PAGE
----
July 4th, 2008


King of Oranges

Today and tomorrow look to be relatively social - in the evening I hung out with Eric and Chava, seeing their adorable bunny and brought over my Wii. Tomorrow, as Debb is in town, we're going hiking at McConells Mills. Migraine hasn't died entirely, but it has largely receded, and I now have, courtesy Chava, a new theory to test - that caffeine is related. Drinking a bit less tea should be doable.

I find it bizarre and sad how much junk publication there is at the supermarket - endless magazines speculating about the personal lives of movie stars (and the personal lives of fictional characters from soap operas). I suspect they're just like twinkies for social needs (as is TV) - they give the basic appearance of human contact and a healthy social life without any of the deeper meaning. I wish our culture would reject such drivel.

Recently I've felt that it would be an awesome job to be a matchmaker between people and books.

  • Current Music
    Bad Religion - Don't Sell Me Short

Crack of Dusk

Sounds like there's fireworks, and lots of people are having a good time in small groups of friends and stuff. Hmm.

Machiavelli had a bit of amusing criticism for the state of the militaries of Italy of his time, while comparing traits of militaries (Discourses - Value of Skirmishes): "The third type of army is one in which there exists neither a natural ardour, nor yet discipline to supplement it; as is the case with Italian armies in our day, which are quite useless and never win unless they come across an army which happens for some reason to run away."

I just wrapped up rereading Machiavelli's Discourses - left with an impression that M would be a good ruler of a nation in the classic sense, and I wonder if the leaders of Fascist movements in the early-mid 1900s (Germany, Italy, Greece) that claimed to be inspired by his works ever read more than The Prince. M's notions of acceptable behaviour were different than modern norms, and certainly unacceptable to the (often unrealistic) norms of American political liberalism (which mark as taboo many actions that are necessary to establish/maintain states), but his values mark him more as being suitable to be a strong, forceful statesman who would use force as needed to get things done than what the world saw in the early/mid-1900s.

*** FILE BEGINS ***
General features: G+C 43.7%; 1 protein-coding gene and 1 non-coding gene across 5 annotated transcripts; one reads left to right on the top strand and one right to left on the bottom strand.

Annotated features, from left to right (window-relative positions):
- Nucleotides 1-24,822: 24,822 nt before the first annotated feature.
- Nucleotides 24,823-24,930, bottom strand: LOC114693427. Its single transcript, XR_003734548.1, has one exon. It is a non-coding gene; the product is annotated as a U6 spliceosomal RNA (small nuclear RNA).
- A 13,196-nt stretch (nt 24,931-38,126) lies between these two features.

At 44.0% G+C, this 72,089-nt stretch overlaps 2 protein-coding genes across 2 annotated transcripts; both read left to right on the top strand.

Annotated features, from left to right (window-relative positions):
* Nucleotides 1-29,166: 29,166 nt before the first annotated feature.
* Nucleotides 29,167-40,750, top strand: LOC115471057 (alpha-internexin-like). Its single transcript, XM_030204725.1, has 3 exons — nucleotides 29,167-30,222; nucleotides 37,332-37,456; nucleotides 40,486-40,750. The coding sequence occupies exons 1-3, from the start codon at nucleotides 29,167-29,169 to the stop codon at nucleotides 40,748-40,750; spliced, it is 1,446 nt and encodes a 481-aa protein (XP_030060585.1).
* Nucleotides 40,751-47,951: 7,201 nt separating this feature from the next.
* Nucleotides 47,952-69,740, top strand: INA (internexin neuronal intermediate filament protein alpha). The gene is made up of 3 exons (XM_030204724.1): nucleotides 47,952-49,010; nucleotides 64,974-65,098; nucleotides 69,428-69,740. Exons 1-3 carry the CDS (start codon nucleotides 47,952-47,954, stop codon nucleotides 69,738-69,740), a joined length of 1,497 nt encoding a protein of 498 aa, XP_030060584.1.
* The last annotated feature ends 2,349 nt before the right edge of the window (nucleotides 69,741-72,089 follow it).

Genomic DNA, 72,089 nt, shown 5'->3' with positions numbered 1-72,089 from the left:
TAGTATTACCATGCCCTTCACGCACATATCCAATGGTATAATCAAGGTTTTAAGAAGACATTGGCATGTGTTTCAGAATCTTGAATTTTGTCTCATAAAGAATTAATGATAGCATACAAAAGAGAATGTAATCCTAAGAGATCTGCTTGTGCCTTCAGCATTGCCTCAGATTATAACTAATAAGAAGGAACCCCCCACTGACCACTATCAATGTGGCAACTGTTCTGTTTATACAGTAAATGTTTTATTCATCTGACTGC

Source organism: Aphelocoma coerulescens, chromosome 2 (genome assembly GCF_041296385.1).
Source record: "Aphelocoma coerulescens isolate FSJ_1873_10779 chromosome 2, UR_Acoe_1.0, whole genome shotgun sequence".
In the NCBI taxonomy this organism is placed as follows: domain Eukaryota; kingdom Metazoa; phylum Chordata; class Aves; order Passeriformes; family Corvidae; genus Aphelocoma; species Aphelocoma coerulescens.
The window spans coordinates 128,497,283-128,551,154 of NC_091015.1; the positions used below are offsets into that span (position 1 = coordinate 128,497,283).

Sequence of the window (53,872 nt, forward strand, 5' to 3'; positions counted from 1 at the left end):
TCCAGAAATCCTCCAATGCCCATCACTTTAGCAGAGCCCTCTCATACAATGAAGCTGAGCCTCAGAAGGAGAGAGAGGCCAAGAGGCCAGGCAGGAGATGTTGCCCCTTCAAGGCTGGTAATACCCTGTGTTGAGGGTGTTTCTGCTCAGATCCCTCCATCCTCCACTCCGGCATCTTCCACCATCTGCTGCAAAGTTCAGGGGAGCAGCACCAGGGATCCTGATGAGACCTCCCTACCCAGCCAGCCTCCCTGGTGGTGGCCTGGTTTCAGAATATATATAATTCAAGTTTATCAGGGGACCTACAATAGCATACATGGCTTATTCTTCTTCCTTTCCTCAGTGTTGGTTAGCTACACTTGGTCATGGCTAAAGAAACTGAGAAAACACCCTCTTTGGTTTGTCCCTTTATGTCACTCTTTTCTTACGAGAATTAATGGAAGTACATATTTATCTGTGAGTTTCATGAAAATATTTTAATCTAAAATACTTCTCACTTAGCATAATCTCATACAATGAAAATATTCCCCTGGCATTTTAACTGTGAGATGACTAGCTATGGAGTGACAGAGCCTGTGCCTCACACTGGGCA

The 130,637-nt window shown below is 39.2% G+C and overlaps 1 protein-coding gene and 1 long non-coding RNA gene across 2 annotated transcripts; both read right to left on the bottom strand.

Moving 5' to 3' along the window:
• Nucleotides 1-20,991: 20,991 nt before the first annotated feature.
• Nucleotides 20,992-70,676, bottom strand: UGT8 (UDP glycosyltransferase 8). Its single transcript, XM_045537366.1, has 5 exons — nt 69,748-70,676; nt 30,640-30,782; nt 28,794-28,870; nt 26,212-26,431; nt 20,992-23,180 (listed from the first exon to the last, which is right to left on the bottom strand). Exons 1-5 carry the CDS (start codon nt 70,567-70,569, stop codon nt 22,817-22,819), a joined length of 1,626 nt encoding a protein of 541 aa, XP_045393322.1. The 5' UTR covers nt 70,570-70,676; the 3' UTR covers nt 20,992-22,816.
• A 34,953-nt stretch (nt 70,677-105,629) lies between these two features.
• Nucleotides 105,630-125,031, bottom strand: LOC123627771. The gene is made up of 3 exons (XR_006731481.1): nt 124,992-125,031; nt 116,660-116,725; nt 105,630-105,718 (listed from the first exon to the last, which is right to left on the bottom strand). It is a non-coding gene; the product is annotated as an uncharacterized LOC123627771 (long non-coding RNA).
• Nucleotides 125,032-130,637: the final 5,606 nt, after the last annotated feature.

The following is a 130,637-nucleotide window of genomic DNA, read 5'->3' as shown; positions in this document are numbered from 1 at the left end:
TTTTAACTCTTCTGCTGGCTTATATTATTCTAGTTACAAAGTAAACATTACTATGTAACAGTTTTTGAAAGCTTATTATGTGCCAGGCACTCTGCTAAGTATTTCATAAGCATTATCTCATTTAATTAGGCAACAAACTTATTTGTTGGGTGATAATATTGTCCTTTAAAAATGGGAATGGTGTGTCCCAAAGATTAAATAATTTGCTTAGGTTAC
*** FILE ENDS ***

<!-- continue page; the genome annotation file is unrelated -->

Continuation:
Current historical fascination: countries greatly shaped by african-americans who emigrated after Emancipation rather than stayed. Haiti and Liberia seem to be the most prominent examples. I think it's unfortunate that people were being organised to leave (ethnically pure or devoted nations bother me on principle), but what was done is fascinating, particularly with Liberia. Other related interesting things:

  • Ellen Johnson-Sirleaf (current president of Liberia) looks like an interesting political figure
  • American Theocratic voice Pat Robertson defrauded donors to his televangelism-led relief program for Rwanda, using their donations to send diamond-mining equipment to mines that he acquired mining rights to from a former dictator of Liberia. This seems to be just one in a long line of things that make me think of Robertson as being one direction of thought that's part of what's wrong with the USA.
Feeling pretty bitter about everything.